Pool rebuild 'disgrace': expert
A WELL-KNOWN Grafton architect has blasted Clarence Valley Council’s administration, saying ‘just about every rule in the Australian Standard for Tendering has been broken’ during the tendering process for the design of the Grafton Pool entry building.
As surveyors peg out the concrete slab that will become the entry to the Grafton Aquatic Centre this week, 14 months after the arson attack which destroyed the buildings, questions have been raised about the process which has allowed the council to project manage the $920,000 redevelopment and avoid public tendering.
In correspondence obtained by The Daily Examiner, Richard Van Dorp, architect for many of Grafton’s new buildings for more than a decade, states:
Council’s decision to use a consulting engineer to design the buildings was akin to ‘going to the butcher to have heart surgery, the result isn’t likely to be good’.
The current design (above) was proof of this and was ‘a mockery of council’s standards when vast amounts of concern and energy are spent on conserving the older buildings in town ... and then allows an engineer to ruin a very important item of infrastructure, if not a heritage item’.
His concern about the lowering of the practice standards under the present council’s administration – especially the standards of tendering of projects and the quality of standards being required for public infrastructure.
Mr Van Dorp’s acerbic letter was sent to all Clarence Valley councillors after he had been approached by a council officer in March last year and asked if he would ‘tender’ for the design of the project.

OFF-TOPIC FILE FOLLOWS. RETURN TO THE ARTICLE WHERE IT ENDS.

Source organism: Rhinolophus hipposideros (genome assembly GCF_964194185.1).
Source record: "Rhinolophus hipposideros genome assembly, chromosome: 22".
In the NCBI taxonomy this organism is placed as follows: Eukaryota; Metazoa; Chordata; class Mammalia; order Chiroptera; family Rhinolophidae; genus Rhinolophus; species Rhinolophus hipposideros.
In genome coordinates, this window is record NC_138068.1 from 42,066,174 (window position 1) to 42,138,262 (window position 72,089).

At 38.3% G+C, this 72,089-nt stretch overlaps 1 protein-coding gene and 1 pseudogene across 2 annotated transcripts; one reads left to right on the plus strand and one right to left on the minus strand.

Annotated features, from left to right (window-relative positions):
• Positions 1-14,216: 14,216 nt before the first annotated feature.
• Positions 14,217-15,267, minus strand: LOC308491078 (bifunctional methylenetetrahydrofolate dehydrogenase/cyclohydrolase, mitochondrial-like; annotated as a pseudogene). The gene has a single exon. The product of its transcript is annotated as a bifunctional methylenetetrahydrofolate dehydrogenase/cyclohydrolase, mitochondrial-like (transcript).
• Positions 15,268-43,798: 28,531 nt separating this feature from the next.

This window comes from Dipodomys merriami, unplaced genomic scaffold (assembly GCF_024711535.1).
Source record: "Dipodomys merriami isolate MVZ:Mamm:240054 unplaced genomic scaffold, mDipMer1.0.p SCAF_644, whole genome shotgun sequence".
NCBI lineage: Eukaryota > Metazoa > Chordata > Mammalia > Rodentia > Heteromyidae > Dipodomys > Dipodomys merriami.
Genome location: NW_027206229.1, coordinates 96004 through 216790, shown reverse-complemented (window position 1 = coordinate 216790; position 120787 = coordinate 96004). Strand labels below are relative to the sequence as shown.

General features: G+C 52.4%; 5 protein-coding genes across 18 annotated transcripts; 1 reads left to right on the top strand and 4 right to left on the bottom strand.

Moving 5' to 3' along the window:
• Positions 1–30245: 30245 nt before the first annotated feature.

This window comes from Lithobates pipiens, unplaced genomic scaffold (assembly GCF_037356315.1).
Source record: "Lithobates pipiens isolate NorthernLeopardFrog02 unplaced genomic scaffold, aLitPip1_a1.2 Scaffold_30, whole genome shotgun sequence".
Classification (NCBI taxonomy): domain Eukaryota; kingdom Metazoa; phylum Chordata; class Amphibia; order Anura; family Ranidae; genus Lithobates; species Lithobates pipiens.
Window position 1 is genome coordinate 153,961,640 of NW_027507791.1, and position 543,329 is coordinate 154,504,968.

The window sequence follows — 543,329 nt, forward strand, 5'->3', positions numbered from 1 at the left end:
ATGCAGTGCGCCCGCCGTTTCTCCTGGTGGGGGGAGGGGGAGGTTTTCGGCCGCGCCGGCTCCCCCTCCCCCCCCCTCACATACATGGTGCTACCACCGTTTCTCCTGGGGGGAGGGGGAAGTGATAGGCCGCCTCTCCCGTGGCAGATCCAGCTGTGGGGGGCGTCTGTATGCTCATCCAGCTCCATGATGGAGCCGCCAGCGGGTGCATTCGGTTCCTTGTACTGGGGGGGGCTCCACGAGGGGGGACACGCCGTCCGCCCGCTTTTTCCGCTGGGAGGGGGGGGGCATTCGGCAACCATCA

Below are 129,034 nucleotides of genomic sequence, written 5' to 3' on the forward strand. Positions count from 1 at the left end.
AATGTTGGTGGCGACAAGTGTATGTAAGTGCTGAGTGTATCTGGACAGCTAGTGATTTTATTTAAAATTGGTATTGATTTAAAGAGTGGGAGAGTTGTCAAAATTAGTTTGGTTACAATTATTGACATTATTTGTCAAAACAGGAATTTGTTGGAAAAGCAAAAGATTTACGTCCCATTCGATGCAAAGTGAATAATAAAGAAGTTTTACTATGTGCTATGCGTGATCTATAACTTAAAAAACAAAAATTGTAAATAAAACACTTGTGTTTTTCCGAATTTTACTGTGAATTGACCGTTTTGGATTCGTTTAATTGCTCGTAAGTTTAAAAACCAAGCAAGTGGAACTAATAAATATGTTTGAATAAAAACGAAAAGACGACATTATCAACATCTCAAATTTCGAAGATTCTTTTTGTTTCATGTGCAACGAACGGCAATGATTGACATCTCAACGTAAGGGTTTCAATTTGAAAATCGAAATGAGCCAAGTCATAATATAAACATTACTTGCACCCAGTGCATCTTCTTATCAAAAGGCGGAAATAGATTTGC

Mr Van Dorp said he received assurances from the council officer that ‘only architects’ would be involved in the tender process, only to find out some time later the design had been awarded to council’s consultant engineer.
In further correspondence council denied asking for Mr Van Dorp for a tender, rather an expression of interest (EOI) and council’s deputy general manager Rob Donges admitted it was his decision to counteract the officer’s original advice that only architects were being approached.
Mr Donges went on to defend council’s actions, saying that because council had called for an EOI rather than a full-blown tender, the normal procedures, as laid down in the Local Government Regulations and the Australian Standards for Tendering, did not apply.
Mr Donges said the main reason it included the structural engineer in the EOI process was ‘the major design challenges were structural rather than architectural’.
“The obligation to our insurance company was to replace the previous building, not create a new design,” the civil and corporate manager said.
“To this end, the footprint of building was set and the central front façade was retained. I am informed that the main challenges are slab and roof design and that internal layout only needed to take into account changes required by the manager and the swim club.
“As a result of the initial concept plan which closely followed what had previously existed, our insurance company has agreed to pay up to an amount which exceeds the value for which the building was insured ($600,000).”
Mr Donges further justified his appointment of engineering consultant Steve McElroy with cost comparisons outlining the overall cost of architecture and engineering would be about $40,000 with Mr McElroy – $22,900 under Mr Van Dorp’s estimates.
“The battles that architects have waged against building designers and engineers stealing jobs that should be rightfully gifted only to architects is endless ... Mr McElroy is working on an hourly rate and to date has completed architectural, slab structural and hydraulic plans at a cost of $25k. It is likely his total costs will be about $40k.”